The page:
Climate change is blamed for dramatic flooding in British Columbia
NOEL KING, HOST:
Canadian British Columbia experienced both a heat wave and wildfires this past summer. Now it is having record rainfall. Here's Emma Jacobs reporting from the Fraser Valley.
UNIDENTIFIED PERSON #1: Guys, there's breakfast in the tent over here - hot breakfast.
UNIDENTIFIED PERSON #2: Awesome.
EMMA JACOBS, BYLINE: It's been two weeks since an atmospheric river, a current of wet air from the tropics, dumped a normal November's worth of rain on southern British Columbia in just two days. But the ground is still saturated with more rain on the way.
MIKE KLEIN: The biggest issue this time around is that the ground won't take anymore.
JACOBS: Mike Klein, an organizer of a volunteer sandbag-making operation in Abbotsford, said that he and his kids had been out here all week.
KLEIN: We got trucks lined up down the road, and they're still coming.
JACOBS: A big area of town called Sumas Prairie is still underwater and will be draining for weeks. This mountainous region is used to a lot of rain and even the occasional landslide that blocks roads. But people here say they've never seen damage on this scale. Landslides from the initial rains two weeks ago killed four people, trapped hundreds of travelers on the highway and another 1,500 in the small town of Hope, where Crystal Sedore lives.
CRYSTAL SEDORE: I was shocked by the number of cars that I saw just parked along the side of the roads, the little side roads. It looked like there were people sleeping in their cars.
JACOBS: The power was out, but Sedore started cooking. She put a sign out front that said, soup is on here, and started feeding stranded travelers.
SEDORE: I had people come by. They brought me some deer and some moose meat because they had been trapped here after their hunting trip.
JACOBS: Hope was cut off for days. Helicopters, boats and small planes brought in food and took out people with medical conditions. Those first rains also temporarily cut all major road and rail routes connecting the city of Vancouver and Canada's largest port to the rest of the country. Some repairs will take into next year. This all comes just months after a heat dome blamed for hundreds of deaths hit British Columbia.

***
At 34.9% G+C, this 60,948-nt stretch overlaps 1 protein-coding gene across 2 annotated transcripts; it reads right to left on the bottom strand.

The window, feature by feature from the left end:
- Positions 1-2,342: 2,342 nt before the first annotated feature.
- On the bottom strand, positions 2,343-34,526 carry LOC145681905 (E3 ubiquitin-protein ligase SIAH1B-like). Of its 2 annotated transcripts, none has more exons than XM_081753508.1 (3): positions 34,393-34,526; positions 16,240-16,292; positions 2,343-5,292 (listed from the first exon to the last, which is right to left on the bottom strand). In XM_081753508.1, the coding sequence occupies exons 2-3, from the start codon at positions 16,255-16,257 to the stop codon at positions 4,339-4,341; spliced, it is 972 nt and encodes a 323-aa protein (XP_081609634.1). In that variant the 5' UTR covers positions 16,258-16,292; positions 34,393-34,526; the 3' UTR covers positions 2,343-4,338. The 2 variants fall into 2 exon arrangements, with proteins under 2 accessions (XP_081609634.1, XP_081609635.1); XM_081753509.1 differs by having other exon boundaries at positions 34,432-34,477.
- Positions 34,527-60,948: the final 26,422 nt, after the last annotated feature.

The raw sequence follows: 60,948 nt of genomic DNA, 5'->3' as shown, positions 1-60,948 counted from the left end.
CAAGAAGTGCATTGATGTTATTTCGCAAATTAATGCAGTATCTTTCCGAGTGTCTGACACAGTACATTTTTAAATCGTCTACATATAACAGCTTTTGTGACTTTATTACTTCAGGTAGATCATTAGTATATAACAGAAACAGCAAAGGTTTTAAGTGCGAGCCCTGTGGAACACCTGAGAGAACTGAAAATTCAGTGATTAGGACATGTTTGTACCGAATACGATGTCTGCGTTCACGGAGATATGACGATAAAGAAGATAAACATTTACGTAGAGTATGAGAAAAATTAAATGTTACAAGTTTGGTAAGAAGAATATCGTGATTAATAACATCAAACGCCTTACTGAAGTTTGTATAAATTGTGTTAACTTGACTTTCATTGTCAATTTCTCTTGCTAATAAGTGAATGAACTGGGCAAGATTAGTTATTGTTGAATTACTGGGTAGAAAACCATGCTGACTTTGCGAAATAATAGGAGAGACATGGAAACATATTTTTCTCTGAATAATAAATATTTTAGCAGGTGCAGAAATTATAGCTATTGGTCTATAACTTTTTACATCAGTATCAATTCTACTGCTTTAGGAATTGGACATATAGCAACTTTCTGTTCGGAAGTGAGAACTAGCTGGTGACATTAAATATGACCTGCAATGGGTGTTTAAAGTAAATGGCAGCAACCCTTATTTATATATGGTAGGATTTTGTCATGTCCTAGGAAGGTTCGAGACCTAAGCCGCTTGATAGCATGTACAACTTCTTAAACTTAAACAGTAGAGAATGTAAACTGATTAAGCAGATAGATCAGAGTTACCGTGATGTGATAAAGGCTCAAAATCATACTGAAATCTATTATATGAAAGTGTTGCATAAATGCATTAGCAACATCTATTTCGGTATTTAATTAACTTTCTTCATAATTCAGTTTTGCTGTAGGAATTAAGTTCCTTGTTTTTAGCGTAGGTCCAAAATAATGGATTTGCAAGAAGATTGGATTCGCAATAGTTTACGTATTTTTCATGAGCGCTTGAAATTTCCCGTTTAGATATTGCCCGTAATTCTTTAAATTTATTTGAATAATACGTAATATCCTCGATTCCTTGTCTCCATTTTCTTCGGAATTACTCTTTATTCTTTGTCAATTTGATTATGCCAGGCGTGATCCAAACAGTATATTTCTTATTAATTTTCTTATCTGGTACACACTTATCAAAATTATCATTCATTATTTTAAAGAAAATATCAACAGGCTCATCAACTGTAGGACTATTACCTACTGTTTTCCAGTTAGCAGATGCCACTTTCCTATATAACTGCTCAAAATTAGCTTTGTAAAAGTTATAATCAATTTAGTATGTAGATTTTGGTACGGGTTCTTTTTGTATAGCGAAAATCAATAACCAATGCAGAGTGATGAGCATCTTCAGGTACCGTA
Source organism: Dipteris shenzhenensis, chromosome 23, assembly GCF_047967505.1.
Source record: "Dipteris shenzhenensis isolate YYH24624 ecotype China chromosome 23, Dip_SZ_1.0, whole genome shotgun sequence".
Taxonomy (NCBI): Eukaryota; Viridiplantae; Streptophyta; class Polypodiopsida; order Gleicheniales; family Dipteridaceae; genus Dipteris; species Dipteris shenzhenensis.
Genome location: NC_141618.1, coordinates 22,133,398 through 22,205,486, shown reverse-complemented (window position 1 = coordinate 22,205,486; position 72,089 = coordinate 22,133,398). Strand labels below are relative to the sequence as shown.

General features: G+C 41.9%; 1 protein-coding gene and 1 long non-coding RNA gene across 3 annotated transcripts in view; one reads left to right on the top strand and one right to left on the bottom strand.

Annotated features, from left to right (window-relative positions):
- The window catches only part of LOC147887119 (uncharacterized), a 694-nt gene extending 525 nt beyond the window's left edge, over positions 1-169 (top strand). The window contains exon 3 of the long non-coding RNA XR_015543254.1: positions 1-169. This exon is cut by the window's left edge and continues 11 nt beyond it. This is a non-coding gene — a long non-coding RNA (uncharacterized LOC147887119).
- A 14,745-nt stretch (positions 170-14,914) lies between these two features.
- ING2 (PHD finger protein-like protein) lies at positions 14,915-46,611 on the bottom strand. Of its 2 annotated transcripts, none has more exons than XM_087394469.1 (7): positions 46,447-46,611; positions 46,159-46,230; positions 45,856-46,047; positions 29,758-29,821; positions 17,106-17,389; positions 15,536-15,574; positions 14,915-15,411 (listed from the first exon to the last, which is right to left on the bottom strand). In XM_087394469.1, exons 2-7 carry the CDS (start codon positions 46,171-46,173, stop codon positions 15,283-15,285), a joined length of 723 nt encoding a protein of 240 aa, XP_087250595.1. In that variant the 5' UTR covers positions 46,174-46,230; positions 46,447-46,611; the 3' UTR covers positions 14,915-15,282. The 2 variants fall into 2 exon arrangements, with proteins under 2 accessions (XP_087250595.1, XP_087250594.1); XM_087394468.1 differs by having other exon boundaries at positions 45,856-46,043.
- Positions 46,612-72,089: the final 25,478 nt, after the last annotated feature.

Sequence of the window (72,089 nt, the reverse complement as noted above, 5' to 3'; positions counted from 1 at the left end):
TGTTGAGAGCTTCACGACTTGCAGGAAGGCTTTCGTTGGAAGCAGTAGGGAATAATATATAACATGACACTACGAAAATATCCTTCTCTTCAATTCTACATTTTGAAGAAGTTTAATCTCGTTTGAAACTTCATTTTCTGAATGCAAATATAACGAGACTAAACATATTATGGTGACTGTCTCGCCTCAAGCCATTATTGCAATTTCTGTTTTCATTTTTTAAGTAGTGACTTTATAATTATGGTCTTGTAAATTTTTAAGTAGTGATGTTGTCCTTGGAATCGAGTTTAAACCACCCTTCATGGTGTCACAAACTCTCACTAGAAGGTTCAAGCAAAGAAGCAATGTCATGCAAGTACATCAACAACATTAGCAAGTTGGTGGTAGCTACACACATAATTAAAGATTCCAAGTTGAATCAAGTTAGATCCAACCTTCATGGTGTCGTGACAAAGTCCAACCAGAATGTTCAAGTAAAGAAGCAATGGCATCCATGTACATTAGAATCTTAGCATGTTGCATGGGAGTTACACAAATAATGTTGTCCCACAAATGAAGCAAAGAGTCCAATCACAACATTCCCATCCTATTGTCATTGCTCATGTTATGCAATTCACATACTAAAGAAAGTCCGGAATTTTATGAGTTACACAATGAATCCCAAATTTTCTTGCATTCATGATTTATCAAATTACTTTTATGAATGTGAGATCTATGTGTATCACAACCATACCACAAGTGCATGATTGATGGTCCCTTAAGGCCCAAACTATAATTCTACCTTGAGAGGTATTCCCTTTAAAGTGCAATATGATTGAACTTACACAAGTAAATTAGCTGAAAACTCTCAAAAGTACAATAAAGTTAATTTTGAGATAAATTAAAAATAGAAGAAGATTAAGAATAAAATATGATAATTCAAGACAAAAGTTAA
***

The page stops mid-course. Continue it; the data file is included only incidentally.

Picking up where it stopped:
Forestry researcher Peter Wood says the heat and fire season have likely made water volumes coming down the mountains now worse.
PETER WOOD: Intense fire - it can actually kind of cook the soil and bakes it kind of hard. So you can imagine, following a fire, a big flood like this comes along, and it just runs right off of it.
JACOBS: Wood recently authored a report for the Sierra Club on how clear-cut logging by British Columbia's big lumber industry also contributes to environmental hazards.
WOOD: The forestry alone causes the landscape to be more fire-prone and more flood-prone. But you combine that with climate change, which in itself is going to make things more extreme, and it's like extreme times extreme.
JACOBS: The federal government has pledged funding to build more climate-resilient infrastructure. But last week, Canada's independent environment commissioner called the government's continued support of oil and gas production incoherent with its stance on climate change. Meanwhile, climate change's impacts are inescapable in British Columbia. Chris Vecchies has come to fill sandbags in Abbotsford.
CHRIS VECCHIES: We had fire that razed a town this year. There was a tornado in Vancouver. There's mass flooding in Abbotsford. There's mass flooding up north.
JACOBS: He wants to see the government improve flood protections, but also take steps to reduce Canada's emissions.
VECCHIES: We'll hope, you know, the powers that be listen and we start making incremental changes.
JACOBS: For now, he says he's focused on making sandbags to protect Abbotsford. Let's hope it all holds, he says.
For NPR News, I'm Emma Jacobs in Abbotsford, British Columbia.
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